Edition: Hardcover
Price: £18.94

5.0 out of 5 stars Well worth a read, 10 Feb. 2014
Verified Purchase(What is this?)
This has become a Catch-22 situation. Amazon refuses to allow authors to comment on their own books - and quite right, too. However, because I purchased a large number of copies of this book from Amazon to distribute to friends and colleagues, Amazon keep banging on at me to review the book - even though I wrote it. But then, people to whom I sent copies have tried to review the book on Amazon and have been refused, because they, personally did not purchase the copy from Amazon - and that's quite right. It was purchased from Amazon, but not by them.

Therefore, they can't review the book but because I'm the author - and Amazon don't want me to review it - Amazon still want me to, because I purchased the books from them. It all adds up to a rather ridiculous situation; do Amazon want to sell books or not? If readers of the book want to post a review, saying how much they enjoyed it, that should encourage visitors to the site to want to purchase a copy - through Amazon.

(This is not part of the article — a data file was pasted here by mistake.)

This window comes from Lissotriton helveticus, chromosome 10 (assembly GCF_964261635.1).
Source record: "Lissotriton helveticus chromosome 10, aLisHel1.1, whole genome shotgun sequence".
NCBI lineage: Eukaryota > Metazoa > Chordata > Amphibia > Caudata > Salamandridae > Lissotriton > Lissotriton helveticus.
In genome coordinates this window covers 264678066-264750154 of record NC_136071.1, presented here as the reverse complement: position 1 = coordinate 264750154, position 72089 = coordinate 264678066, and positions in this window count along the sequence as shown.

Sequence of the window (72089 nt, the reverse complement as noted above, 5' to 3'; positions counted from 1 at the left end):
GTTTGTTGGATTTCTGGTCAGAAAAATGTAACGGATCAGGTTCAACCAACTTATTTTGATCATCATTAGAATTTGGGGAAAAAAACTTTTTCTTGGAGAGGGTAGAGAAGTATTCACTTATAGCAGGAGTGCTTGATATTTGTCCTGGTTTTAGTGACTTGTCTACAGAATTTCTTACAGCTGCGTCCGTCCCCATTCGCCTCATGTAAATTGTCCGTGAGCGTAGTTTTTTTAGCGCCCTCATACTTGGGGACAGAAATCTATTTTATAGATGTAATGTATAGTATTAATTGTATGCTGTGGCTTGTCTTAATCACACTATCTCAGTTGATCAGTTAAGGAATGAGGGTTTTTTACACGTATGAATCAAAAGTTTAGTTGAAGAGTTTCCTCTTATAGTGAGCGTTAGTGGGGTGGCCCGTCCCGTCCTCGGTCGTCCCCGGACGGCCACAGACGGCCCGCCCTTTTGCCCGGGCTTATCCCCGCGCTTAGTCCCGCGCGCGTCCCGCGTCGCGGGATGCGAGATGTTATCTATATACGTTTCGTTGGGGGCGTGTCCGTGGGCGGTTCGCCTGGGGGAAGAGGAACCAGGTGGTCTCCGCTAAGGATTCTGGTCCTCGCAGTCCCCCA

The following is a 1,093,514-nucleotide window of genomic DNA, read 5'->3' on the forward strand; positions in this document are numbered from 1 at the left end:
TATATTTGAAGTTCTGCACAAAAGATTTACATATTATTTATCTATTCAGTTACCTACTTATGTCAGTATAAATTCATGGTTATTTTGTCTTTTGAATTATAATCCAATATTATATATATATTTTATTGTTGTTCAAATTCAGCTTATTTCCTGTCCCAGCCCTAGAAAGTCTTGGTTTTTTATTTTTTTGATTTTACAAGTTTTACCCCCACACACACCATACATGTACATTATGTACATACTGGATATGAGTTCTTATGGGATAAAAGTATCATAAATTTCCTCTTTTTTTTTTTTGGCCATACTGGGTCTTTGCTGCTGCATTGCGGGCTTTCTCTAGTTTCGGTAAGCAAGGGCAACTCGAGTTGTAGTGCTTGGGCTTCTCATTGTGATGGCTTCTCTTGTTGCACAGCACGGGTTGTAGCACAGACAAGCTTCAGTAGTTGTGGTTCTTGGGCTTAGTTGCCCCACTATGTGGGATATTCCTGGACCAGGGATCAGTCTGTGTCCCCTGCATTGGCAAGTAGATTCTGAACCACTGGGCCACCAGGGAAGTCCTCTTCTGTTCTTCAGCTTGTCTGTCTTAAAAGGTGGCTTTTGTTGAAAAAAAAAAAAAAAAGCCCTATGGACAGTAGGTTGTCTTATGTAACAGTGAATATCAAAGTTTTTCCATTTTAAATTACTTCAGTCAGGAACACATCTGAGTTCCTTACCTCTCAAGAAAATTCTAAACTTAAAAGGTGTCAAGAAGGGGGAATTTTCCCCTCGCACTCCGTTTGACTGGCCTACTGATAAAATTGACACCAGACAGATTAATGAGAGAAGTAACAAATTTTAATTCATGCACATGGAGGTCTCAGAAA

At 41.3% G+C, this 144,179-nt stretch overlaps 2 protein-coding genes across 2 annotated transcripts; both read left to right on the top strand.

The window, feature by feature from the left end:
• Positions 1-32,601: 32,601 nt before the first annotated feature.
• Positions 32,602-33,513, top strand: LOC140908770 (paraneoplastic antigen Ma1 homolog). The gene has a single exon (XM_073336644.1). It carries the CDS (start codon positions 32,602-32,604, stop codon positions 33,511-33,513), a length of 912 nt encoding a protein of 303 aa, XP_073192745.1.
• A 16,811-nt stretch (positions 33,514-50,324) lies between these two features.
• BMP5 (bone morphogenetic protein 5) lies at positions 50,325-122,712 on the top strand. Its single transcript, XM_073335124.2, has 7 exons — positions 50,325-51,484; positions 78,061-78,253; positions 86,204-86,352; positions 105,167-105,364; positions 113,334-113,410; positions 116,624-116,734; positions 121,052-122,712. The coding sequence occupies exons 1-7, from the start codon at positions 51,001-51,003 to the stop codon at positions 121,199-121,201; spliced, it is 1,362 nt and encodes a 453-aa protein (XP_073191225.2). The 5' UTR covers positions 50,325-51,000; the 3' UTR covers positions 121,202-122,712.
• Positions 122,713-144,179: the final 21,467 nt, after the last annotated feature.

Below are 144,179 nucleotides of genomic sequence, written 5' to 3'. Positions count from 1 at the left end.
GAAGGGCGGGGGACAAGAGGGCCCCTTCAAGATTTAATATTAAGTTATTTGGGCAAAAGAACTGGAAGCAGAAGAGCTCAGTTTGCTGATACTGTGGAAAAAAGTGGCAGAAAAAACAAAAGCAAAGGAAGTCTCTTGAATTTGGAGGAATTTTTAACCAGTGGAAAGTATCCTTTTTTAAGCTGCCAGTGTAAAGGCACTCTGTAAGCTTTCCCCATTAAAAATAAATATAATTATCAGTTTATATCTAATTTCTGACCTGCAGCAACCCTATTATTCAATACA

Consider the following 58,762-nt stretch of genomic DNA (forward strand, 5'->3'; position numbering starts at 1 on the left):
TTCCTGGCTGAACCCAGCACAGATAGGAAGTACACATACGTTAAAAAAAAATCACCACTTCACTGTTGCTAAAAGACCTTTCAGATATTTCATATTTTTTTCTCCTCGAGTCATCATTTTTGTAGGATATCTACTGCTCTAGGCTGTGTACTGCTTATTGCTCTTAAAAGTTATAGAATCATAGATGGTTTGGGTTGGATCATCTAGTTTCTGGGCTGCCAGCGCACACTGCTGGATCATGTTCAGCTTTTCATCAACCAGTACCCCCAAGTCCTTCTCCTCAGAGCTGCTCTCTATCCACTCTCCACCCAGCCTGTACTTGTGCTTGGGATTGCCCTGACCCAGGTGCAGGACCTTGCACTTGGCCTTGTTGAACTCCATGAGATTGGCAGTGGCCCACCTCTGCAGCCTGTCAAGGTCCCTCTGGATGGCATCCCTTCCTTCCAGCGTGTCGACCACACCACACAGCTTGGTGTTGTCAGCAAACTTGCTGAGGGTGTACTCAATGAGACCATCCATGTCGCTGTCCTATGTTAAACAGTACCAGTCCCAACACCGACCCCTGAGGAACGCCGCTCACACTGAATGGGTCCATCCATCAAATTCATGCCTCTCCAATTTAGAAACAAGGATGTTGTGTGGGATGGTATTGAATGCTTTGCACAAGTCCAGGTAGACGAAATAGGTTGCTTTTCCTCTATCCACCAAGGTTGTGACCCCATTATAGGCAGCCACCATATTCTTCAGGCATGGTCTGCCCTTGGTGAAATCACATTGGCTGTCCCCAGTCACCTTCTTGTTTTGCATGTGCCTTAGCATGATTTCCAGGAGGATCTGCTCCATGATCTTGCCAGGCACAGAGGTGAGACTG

At the end of the day, does it really matter how the reviewer acquired a copy of the book? The point is, they have a copy, they've read it and they want to communicate their comments to the Amazon website, for good or ill.

So, I guess it's down to me. Is this a good book? Oh, I think so, I think it's great but then again, you'll think I'm biased; and you'd be right!

Read the rest of the reviews on this site; you may agree with them that the book's worth a read. And if you do, let Amazon know your views on this ridiculous policy. In fact, Amazon have now asked dissatisfied readers to contact them at community-help@amazon.co.uk and I hope you will.
Comment Comments (2) | Permalink | Most recent comment: May 13, 2014 9:46 PM BST